On Saturday afternoons, you can catch a neon bending demonstration.

Hours are Wednesday through Saturday, 10 a.m. to 4 p.m. For more information, go to ignitemuseum.com.

Presidio San Agustín del Tucson Museum

196 N. Court Ave.

Learn about life as early Tucsonans would have lived it at Presidio Museum.

Visitors can enjoy self-guided tours with no admission fee through Aug. 29. Hours are Thursday through Saturday, 4:30 to 8:30 p.m.

New to the museum is Soledad’s Garden, which features plantings and interpretive signage tied to the story of Soledad Jacome, an 1860s owner and resident of the Sonoran row house that is now the Presidio Museum gift shop. Pack dinner and a blanket to enjoy a picnic on the museum grounds.

The museum has also set up a temporary altar to honor the late Pima County Supervisor Richard Elías.

Elías died March 28 but a public memorial event wasn’t held due to COVID-19. In lieu of a memorial, the altar provides a chance to mourn and bring ofrendas while socially distancing.

The altar will stay up through Dia de los Muertos and will be taken down Nov. 8. While admission is free, donations are accepted. For more information, including coronavirus measures, visit tucsonpresidio.com.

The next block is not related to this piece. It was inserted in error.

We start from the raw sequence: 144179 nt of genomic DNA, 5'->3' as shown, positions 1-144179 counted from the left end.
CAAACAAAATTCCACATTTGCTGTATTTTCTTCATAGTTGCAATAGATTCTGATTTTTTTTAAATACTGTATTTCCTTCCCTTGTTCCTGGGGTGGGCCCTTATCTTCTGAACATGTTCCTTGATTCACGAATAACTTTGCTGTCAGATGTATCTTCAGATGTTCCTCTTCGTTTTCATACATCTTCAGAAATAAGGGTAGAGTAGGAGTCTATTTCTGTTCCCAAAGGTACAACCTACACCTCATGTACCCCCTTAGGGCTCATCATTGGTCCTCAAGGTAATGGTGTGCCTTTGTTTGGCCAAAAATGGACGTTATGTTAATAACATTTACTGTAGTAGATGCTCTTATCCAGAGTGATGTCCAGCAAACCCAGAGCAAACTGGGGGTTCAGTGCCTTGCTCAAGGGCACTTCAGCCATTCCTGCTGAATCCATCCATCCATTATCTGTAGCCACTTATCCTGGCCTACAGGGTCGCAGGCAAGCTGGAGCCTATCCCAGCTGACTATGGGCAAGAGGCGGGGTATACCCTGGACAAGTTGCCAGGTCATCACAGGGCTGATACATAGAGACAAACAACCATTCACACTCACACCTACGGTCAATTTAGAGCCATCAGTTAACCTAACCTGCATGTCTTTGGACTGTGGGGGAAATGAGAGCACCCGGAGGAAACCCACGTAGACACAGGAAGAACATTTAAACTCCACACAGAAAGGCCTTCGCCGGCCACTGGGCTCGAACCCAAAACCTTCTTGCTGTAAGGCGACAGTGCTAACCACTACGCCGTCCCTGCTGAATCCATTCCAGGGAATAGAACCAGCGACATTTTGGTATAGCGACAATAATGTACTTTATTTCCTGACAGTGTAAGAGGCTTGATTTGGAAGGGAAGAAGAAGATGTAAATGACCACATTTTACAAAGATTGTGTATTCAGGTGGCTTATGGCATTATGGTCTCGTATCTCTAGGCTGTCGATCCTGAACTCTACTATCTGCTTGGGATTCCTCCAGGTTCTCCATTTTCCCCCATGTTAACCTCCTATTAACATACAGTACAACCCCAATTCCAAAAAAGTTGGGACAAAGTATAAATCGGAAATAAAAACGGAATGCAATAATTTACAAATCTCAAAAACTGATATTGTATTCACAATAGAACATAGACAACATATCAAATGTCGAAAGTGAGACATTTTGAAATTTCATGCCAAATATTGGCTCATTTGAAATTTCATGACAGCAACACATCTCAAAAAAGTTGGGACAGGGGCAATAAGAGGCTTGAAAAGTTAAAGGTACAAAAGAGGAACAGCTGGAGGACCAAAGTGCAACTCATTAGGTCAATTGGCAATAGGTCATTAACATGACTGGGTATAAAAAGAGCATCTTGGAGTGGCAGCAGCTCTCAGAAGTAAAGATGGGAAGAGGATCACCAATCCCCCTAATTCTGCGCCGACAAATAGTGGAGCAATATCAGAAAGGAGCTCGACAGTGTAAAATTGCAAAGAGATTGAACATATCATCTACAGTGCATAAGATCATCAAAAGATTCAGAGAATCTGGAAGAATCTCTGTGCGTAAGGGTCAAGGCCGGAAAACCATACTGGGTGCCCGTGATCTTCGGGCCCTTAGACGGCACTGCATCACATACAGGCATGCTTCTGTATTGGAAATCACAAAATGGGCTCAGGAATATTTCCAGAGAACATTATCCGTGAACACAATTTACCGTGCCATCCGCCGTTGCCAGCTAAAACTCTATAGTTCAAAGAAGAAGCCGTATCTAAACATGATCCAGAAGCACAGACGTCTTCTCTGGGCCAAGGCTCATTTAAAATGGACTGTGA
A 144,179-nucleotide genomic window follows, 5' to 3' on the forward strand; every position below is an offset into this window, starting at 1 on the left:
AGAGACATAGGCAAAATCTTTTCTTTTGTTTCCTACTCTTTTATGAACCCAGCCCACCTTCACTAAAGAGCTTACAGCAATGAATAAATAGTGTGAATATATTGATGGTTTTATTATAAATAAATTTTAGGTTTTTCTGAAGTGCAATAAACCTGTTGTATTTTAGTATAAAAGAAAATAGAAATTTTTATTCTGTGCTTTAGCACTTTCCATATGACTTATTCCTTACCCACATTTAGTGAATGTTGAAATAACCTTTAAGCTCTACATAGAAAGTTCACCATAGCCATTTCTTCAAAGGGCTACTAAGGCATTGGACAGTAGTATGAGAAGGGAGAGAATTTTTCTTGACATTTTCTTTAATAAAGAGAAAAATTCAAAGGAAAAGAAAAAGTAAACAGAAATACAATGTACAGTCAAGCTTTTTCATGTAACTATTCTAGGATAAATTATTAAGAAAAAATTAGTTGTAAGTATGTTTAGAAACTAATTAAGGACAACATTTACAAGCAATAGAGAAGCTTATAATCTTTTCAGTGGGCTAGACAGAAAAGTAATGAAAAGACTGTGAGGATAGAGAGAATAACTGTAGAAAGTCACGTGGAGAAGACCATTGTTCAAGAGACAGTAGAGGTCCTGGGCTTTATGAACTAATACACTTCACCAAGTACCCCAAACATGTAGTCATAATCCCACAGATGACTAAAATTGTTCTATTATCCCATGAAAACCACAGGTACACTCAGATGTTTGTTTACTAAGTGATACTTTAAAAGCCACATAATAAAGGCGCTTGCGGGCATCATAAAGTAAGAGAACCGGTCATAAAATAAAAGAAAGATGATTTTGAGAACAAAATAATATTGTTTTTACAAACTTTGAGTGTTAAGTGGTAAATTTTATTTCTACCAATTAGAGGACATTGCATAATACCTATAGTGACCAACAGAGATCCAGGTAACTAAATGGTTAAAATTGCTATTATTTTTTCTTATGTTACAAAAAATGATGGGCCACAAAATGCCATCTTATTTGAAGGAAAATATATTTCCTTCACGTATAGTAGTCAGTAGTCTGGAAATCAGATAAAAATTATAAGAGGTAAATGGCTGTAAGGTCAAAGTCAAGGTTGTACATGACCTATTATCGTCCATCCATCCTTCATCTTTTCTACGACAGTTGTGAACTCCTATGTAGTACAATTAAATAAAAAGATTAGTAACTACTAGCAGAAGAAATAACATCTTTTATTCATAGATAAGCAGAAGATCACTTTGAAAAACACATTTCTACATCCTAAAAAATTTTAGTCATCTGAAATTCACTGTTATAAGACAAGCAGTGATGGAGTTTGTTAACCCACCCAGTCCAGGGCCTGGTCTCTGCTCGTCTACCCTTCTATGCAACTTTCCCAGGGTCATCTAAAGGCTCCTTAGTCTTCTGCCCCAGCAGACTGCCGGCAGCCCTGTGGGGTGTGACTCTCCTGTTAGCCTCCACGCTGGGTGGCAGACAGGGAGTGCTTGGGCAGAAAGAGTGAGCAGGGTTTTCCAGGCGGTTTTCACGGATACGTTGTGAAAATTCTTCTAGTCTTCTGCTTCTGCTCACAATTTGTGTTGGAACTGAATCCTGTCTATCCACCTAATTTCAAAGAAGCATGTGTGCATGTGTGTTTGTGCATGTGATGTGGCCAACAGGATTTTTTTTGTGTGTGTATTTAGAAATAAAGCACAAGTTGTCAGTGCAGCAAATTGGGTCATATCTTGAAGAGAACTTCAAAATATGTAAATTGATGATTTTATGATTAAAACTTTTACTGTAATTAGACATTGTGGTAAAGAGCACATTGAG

Pima Air & Space Museum

6000 E. Valencia Road

Home to hundreds of historical aircraft, the Pima Air & Space Museum reopened June 15.

Hours are 9 a.m. to 3 p.m. daily, with the last admission at 1 p.m.

The off-site boneyard bus tour, however, is not running.

For more information on measures in place, go to pimaair.org.

What’s closed

The Arizona History Museum reopened in mid-June before closing its doors again on June 30 due to the rise in COVID-19 cases statewide.

The Museum of Contemporary Art Tucson, the Children’s Museum Tucson, and Tohono Chul have not physically welcomed guests back since closing in March.

Most shuttered museums, and many that have reopened, continue to offer virtual experiences for community members who are not yet ready to go out in public.

Information on virtual offerings, as well as reopening updates, can be found on their websites and social media.